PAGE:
I am an American, Texas born (to adapt a phrase favored by Augie March). When I was very small, my military family moved around a bit, finally settling in Rantoul, Illinois. I enjoyed an idyllic Midwestern boyhood punctuated by frequent trips to Chicago to visit my large Polish family who, at the time anyway, struck me as an awfully loud group of people. From there I spent my formative years in Wichita Falls, Texas, where I earned my B.A. and M.A. degrees in history from Midwestern State University and where I met my wife Kathy. We moved to Nashville in the fall of 2000 and I finished my PhD in history at Vanderbilt University in December of 2006. I wrote my dissertation on American intellectuals' responses to the Civil Rights Movement, which has since transitioned into a more ambitious manuscript that travels under the name "The Imagined Civil Rights Movement." In it I offer a few answers to the questions of how it is that so many people have come to reference or claim the movement, and why they consider their claims legitimate. Thus far I've published several shorter pieces: book chapters, journal articles, and reviews.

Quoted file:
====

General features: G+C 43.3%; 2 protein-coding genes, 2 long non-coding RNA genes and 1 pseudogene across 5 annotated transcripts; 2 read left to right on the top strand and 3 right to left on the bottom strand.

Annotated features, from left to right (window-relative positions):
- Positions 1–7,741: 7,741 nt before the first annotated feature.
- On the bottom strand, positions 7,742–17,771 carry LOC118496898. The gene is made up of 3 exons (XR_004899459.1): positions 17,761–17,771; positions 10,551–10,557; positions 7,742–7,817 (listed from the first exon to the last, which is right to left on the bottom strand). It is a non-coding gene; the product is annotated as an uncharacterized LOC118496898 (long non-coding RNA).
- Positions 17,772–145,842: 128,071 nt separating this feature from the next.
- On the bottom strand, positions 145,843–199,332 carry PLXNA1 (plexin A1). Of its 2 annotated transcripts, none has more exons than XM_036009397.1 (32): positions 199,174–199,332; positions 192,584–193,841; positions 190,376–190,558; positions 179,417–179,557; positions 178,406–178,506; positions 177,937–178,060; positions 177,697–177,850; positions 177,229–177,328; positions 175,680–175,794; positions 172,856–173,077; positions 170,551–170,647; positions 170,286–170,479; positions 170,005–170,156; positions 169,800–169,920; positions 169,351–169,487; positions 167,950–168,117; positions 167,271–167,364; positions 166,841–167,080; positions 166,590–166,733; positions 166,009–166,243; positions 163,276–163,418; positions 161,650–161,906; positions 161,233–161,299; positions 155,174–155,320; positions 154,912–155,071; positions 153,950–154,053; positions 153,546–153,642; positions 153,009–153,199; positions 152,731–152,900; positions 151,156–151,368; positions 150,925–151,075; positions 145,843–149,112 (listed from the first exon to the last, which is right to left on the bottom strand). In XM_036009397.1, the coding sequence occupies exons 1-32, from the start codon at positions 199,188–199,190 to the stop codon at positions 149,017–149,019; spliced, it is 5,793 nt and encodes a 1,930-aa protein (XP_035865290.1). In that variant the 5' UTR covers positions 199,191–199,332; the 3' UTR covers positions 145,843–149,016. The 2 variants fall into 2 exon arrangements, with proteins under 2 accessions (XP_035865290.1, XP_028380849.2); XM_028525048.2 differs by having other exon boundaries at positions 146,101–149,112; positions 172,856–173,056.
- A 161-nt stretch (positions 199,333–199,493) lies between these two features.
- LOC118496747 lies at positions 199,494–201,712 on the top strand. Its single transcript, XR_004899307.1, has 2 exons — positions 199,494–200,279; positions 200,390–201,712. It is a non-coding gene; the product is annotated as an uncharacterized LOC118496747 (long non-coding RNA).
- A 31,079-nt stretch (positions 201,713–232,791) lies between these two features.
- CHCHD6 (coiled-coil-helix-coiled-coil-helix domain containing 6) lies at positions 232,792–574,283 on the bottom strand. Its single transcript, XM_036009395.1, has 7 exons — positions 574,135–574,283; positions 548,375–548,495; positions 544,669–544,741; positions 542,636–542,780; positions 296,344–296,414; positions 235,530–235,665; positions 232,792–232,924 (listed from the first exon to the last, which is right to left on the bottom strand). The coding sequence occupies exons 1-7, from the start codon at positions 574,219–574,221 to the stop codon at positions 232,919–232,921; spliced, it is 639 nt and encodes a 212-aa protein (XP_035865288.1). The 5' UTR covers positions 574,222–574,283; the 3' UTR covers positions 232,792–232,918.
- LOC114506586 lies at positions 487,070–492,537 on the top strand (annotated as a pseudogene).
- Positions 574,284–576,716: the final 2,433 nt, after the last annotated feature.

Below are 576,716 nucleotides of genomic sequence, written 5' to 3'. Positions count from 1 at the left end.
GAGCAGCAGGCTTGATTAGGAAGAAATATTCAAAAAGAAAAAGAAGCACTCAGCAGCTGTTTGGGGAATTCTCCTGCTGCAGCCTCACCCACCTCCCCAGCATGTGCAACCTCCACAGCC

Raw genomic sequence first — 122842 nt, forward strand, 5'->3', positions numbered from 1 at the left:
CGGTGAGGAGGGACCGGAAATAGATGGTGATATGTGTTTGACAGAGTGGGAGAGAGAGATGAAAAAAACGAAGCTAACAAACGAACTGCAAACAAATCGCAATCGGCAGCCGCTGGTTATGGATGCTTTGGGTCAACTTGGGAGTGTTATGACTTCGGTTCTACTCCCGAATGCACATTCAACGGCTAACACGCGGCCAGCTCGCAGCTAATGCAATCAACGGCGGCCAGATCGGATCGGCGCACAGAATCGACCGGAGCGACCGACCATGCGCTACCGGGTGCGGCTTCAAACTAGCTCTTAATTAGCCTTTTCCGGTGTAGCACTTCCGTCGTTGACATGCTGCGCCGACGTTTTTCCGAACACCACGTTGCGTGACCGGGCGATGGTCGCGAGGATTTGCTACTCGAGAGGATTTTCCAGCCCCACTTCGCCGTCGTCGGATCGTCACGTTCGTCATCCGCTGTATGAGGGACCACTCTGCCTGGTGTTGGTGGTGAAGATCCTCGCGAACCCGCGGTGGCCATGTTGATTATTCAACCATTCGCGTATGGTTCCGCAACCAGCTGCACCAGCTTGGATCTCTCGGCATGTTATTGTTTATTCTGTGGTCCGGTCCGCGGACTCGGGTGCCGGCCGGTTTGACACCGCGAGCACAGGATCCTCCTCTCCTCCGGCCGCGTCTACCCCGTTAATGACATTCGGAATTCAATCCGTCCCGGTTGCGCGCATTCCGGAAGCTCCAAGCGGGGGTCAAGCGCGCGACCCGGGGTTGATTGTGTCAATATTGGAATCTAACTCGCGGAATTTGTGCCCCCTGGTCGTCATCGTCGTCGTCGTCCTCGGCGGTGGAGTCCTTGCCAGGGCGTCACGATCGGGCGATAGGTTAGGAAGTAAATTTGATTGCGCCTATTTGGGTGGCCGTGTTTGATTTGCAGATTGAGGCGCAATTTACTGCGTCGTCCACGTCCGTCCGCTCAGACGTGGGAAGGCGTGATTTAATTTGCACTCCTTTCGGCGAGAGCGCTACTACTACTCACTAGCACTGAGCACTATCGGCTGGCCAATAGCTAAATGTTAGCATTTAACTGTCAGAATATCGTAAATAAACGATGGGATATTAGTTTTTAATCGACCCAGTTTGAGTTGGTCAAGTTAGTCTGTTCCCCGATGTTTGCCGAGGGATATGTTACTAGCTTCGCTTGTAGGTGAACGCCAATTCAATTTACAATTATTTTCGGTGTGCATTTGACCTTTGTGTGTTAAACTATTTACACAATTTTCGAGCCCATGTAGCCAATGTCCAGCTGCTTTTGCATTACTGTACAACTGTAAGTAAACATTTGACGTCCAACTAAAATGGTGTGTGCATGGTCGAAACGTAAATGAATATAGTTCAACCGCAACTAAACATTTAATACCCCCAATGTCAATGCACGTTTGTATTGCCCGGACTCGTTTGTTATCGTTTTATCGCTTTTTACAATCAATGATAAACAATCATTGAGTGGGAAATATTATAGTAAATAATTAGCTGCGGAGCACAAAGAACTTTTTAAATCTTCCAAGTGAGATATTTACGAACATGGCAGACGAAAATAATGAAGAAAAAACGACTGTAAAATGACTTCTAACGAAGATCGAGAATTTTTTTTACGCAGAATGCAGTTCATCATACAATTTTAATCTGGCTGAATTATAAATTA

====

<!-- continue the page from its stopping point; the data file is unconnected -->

I study the intellectual and cultural history of the United States, and I tend to focus on political thought along with American philosophy and literature after the Civil War. At Belmont I teach several courses, among others the African American Experience, American Thought and Culture after the Civil War, and a course on what others have thought of us called "International Vistas: the US Viewed from Abroad." In my classes, I try to get my students to think across traditional disciplinary and conceptual boundaries. So I encourage a way of looking at the past that cultivates what John Erskine called "the moral obligation to be intelligent," such that history becomes a tool for purposeful action in whatever field students choose to pursue. Probably in utter defiance of this philosophy, I am a lifelong Chicago Cubs fan, which means that I can't enjoy it when they win.
Selected Recent Publications
“How Delightfully Awful: Reflections on Kenneth Burke’s Linguistic Approach to Problems of Education” U.S. Intellectual History (blog) June 3, 2015
“Vastations and Prosthetics: Henry James, Sr. and the Transatlantic Education of William and Henry James” chapter four in Martin Halliwell and Joel Rasmussen, eds. William James and the Transatlantic Conversation: Pragmatism, Pluralism, and Philosophy of Religion, Oxford University Press, 2014, 81-96.
“Ralph Ellison, Irving Howe, and the Imagined Civil Rights Movement,” Society 50: 1 (January 2013): 10-15.
“Esthetic Sensitivity: The Sublime Architectures of Paul Conkin’s Puritans and Pragmatists” Historically Speaking (January 2012): 24-26.
“Barack Obama and the American Island of the Colorblind” Patterns of Prejudice, 45: 1&2 (April 2011): 119-132.
“Parties Down at the Square Amidst Courtroom Melodramas: A Reconsideration of the Modern Civil Rights Movement Demonstration” Patterns of Prejudice, 43:1 (February 2009): 17-40